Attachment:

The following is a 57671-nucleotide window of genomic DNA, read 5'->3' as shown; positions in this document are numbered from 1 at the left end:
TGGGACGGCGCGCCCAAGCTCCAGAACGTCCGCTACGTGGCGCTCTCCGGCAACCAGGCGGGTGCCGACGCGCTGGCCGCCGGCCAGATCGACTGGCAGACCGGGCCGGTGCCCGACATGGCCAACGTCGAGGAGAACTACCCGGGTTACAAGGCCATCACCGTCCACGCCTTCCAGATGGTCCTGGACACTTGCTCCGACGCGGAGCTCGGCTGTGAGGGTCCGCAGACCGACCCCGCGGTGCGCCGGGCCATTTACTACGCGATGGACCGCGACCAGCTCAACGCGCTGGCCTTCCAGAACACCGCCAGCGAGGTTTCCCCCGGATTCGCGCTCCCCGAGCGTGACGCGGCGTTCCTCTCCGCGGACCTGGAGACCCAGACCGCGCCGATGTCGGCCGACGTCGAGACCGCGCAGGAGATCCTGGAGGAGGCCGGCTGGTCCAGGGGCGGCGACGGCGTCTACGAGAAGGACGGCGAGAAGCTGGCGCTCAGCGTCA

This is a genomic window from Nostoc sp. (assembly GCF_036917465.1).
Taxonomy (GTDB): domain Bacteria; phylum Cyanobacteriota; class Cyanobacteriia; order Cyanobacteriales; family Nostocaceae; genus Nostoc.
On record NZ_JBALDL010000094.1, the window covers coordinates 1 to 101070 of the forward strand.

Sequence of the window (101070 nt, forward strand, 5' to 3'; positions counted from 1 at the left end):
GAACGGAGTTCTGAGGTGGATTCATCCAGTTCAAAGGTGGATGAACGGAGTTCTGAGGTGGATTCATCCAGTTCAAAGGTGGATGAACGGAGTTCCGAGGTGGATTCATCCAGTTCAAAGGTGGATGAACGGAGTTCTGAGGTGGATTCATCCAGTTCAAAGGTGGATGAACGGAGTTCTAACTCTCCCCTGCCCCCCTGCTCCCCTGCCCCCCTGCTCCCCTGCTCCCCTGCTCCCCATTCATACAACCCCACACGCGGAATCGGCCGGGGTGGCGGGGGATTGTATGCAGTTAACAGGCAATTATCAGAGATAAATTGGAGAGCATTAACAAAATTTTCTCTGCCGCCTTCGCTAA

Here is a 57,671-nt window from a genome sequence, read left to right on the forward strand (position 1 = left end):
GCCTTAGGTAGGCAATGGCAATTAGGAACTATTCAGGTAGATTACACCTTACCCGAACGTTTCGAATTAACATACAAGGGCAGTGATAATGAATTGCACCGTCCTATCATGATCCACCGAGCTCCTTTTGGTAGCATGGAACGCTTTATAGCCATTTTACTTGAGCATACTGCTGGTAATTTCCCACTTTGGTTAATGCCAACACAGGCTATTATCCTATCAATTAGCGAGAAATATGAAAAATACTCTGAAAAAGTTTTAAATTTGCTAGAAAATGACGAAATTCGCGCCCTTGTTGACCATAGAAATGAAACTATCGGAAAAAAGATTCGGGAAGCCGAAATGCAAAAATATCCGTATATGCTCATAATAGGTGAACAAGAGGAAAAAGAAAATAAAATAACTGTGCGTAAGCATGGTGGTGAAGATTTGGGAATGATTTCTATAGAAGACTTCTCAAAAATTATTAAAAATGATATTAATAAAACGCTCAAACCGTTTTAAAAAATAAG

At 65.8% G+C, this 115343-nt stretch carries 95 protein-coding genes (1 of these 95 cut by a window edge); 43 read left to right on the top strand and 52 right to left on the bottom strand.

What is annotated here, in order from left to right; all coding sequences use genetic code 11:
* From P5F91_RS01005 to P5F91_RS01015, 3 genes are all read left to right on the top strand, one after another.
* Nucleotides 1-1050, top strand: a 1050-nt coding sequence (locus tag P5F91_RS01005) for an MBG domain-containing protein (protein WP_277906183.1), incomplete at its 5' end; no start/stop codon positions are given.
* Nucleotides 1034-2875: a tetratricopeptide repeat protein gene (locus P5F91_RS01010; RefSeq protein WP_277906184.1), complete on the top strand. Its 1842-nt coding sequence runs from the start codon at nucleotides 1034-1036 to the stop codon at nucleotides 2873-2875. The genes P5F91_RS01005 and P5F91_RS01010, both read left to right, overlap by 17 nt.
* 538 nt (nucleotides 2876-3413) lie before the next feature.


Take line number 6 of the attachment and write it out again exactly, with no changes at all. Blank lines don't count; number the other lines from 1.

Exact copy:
Sequence of the window (101070 nt, forward strand, 5' to 3'; positions counted from 1 at the left end):